Buenos Aires's conservative Mayor Mauricio Macri won re-election Sunday by a wide margin over the candidate backed by Argentina's left-of-center president.
With 99.8 percent of the ballots counted, Macri had 64 percent of the votes in the runoff election to 36 percent for Sen. Daniel Filmus, who was hand-picked by President Cristina Fernandez to run against one of her strongest opponents.
In his victory speech, Macri called for institution-building and teamwork so that Argentina can accomplish goals that reach beyond any one political term. Without criticizing Fernandez by name, he was describing a way of governing that his supporters consider to be radically different from the rule-by-decree populism that Fernandez calls her "model."
"It's very important that as politicians we think of ourselves as one city and one nation, all under one law. Only by respecting the law can we achieve justice and equality," Macri said.
"I don't promise miracles, I can't achieve that, but I do promise work," he added.
As mayor of Argentina's capital, Macri has been a powerful counterpoint to the national government and considered running against Fernandez in this year's presidential election before deciding on a safer re-election bid.
Buenos Aires' 2.4 million voters account for nearly 9 percent of Argentina's voting population, so the city's election was being watched as a possible indicator of sympathies for the president just two weeks before the Aug. 14 presidential primary. Still, the capital's voters often pick mayors from parties that oppose the president.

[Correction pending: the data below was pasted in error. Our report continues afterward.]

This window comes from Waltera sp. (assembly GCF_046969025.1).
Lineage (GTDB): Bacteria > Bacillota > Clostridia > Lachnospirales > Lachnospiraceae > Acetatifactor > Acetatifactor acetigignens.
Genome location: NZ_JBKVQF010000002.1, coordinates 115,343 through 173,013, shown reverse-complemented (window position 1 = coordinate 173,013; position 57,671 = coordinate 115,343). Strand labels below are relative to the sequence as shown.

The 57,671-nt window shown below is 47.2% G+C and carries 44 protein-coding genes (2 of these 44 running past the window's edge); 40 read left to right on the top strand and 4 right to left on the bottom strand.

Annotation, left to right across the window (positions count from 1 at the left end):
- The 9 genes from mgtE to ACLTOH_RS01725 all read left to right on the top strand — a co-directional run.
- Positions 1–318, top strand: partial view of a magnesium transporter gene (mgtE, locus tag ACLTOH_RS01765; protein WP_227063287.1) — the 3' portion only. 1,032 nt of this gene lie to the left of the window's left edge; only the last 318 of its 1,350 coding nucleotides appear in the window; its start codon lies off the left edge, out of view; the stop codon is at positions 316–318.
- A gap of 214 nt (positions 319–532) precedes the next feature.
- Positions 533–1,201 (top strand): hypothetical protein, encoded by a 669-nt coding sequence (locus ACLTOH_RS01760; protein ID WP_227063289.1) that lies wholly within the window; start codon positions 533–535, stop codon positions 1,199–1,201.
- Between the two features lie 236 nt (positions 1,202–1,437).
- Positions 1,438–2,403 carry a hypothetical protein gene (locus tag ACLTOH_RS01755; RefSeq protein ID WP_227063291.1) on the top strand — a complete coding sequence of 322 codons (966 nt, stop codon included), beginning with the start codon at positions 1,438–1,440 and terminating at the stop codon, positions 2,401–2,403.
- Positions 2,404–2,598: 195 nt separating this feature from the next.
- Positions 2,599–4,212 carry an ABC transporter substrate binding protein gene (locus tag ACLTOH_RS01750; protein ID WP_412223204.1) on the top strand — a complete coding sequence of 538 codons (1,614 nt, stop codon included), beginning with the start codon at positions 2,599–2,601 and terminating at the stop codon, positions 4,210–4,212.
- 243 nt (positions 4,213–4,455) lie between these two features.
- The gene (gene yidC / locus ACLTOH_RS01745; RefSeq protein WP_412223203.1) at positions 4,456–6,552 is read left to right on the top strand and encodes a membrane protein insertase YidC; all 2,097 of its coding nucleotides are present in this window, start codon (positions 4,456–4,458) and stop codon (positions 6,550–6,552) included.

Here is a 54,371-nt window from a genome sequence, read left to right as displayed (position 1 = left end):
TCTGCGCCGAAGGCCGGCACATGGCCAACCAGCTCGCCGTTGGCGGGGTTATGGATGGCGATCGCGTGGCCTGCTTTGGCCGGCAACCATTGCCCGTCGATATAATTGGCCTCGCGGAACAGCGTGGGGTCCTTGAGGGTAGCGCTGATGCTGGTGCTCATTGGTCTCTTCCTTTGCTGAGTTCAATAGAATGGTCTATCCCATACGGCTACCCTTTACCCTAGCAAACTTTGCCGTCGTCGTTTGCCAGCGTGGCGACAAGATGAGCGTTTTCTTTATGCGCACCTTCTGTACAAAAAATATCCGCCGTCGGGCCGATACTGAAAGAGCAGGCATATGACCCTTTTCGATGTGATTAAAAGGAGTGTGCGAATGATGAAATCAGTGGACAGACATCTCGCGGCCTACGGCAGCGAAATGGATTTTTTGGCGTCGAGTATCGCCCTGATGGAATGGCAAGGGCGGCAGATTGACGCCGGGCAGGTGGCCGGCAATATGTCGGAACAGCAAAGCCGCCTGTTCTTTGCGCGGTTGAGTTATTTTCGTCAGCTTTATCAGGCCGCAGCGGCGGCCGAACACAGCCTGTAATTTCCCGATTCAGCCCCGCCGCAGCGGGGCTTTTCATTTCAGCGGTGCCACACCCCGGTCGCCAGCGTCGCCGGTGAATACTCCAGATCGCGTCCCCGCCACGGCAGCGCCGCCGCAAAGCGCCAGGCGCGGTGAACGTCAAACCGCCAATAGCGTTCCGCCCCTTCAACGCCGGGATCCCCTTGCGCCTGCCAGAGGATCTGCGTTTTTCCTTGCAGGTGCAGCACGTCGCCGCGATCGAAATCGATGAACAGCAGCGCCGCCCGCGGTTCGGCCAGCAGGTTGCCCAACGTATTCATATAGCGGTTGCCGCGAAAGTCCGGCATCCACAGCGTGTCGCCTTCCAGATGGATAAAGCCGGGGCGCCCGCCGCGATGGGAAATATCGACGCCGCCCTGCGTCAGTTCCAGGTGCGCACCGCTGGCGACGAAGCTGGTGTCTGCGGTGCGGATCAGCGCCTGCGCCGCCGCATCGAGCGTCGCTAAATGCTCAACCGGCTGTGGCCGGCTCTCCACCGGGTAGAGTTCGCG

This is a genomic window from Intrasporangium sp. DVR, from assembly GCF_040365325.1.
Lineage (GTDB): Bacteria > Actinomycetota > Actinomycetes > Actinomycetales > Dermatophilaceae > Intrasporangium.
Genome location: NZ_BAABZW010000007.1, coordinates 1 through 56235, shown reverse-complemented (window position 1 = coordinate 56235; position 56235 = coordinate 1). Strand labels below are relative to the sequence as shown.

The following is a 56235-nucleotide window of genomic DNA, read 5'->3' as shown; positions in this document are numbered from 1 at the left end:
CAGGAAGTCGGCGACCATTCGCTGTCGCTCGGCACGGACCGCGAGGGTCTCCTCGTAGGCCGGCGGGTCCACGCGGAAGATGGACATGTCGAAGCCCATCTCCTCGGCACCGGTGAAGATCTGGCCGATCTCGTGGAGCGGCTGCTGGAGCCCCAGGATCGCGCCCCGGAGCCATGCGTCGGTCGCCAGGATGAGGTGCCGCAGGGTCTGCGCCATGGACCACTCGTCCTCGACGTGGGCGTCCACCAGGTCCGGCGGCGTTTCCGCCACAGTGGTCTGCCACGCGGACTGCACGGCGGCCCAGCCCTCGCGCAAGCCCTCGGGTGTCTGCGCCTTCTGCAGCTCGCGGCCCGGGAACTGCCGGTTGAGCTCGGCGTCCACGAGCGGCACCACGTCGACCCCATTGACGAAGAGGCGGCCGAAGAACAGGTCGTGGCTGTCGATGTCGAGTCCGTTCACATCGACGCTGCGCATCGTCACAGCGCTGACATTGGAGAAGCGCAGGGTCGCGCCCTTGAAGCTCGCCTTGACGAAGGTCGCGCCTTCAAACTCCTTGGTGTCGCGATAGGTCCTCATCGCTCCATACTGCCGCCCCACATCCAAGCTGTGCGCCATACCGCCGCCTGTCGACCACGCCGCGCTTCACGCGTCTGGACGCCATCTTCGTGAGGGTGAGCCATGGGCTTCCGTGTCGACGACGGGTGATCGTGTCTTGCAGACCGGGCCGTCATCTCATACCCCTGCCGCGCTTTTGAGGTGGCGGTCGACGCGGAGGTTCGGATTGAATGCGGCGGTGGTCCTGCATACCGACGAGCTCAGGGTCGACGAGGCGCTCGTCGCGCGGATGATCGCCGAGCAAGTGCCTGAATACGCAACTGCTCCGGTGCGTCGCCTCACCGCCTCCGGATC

The big question now is which presidential candidate will win Macri's support. The mayor said he would talk with all of them, including Fernandez, and added that her call to congratulate him "was truly an honor."
In his concession speech, Filmus said the governing Front for Victory party should analyze why its message didn't persuade a majority of the city's voters, but insisted that coming in second gives them the responsibility to keep fighting for its priorities in the capital and beyond.
"We're going to keep going in the same direction," Filmus said, urging supporters to "work hard so that everyone lives better, with more equality and justice."
Macri used his presidency of the popular Boca Juniors football club as a springboard to enter politics as leader of the center-right PRO party.
His victory Sunday was the second blow in as many weeks to Fernandez's party. On July 24, the president's candidate for governor of Santa Fe province came in third behind a socialist and a comedian who backed by Macri.
While voting is mandatory in Argentina, only 72 percent of the city's voters cast ballots Sunday, the last day of the nation's winter school holiday. Of those who did vote, more than 91,000 who went to polling places despite particularly frigid temperatures cast blank or nullified ballots in protest of their choices.